Australians are known for having a sweet tooth, because their dishes most well-known to us are desserts. They also like to have they own versions of iconic dishes from around the world whilst home-grown recipes tend to have a funny or interesting story behind their existence.
This yummy treat got its name from Anna Pavlova, a ballerina from the 1920s. A pavlova is like a giant meringue topped with cream and different types of fruit. What makes it slightly different from the meringue is that the egg whites are beaten until stiff before cornflour is added. This gives the luscious treat a crisp outer shell with a soft center – similar to a fluffy marshmallow. Yum!
2. Anzac Biscuit
Some of you may know that these "Soldiers' Biscuits" came about because of Australian and New Zealand soldiers. Anzac Day originally commemorated Aussie and Kiwi troops who fought in Gallipoli in World War I. Since eggs were scarce in wartime, biscuits were made with an egg-less recipe – this also meant they would not spoil when being shipped to the troops after being baked by their wives back home. Although traditionally made as a hard, flat biscuit to dunk in tea, today a mixture of coconut, golden syrup and sugar makes these mighty biscuits deliciously sweet and crunchy.
Lamingtons are as Australian as chucking meat on the barbie. Legend goes that these coco-cocoa delights were created by accident by Lord Lamington's chef when he accidentally dropped his sponge cake into melted chocolate. Dessicated coconut was apparently added in later years to make such a cake more appealing. Lamingtons are quintessentially Aussie and loved by young and old Oceania-wide.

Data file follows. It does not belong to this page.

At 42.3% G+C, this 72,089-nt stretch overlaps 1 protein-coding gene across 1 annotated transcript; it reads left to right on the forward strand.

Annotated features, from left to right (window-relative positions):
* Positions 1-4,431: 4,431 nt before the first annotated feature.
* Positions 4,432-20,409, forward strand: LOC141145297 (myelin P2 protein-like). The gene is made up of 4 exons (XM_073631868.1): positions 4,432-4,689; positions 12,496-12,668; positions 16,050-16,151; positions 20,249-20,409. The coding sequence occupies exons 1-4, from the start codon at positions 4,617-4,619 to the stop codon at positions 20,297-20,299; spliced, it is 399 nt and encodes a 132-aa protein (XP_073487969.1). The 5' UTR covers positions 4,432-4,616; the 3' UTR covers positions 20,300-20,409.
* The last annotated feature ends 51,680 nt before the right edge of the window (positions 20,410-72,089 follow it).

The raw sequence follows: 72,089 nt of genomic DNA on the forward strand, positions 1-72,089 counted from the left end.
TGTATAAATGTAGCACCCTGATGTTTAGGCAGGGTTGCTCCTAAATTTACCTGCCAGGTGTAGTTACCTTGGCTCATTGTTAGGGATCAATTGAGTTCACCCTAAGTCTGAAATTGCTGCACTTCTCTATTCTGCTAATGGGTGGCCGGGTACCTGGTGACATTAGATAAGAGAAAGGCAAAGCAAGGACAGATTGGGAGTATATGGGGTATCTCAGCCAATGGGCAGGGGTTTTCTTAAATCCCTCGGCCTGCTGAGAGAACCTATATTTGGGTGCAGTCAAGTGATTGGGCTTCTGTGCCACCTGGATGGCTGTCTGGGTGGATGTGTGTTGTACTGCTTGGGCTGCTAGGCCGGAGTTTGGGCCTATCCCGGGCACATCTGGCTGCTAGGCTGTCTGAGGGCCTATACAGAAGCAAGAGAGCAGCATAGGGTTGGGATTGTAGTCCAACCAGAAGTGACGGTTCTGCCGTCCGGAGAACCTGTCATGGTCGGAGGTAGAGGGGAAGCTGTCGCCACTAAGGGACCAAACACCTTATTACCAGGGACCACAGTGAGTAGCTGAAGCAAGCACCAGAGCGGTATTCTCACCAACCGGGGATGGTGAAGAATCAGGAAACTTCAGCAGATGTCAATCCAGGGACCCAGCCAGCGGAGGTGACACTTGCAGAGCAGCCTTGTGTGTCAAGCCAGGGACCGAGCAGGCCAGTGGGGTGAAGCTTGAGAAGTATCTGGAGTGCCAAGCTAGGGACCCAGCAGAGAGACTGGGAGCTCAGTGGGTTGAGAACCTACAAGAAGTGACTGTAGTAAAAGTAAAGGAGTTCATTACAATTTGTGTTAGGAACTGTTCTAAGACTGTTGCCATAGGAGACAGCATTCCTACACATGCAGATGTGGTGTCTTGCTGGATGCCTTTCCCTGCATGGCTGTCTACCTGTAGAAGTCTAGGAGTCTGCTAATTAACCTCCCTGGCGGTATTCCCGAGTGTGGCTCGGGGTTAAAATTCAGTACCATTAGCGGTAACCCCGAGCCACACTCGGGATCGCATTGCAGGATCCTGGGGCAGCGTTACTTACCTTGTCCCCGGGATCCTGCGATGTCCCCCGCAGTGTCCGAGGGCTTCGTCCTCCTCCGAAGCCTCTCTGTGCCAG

4. Dim Sim
This is Australia's take on dim sum, developed by a Chinese chef in Melbourne in the 1940s. Dimmies (as they're known in Oz) are deep fried or steamed meat dumpling snacks which are much larger than dim sum and with a thicker skin. Fish and chip shops sell them as snacks that are usually drowned with soy sauce before being happily devoured.
Damper is a traditional Aussie bread that owes its name to the act of damping down a fire to lower the heat when cooking it. It's baked in the hot coals of a camp fire, usually by drovers, bushmen and travelers, but today you can even find this bread in supermarket aisles where it can be bought and enjoyed with lashings of Vegemite or homemade jam!
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About the author: Torsten is a serial entrepreneur who started almost a dozen ventures on four continents. Torsten's love for travel has brought him to 130+ countries and travel with most of the world's airlines. You can reach Torsten at [email protected]
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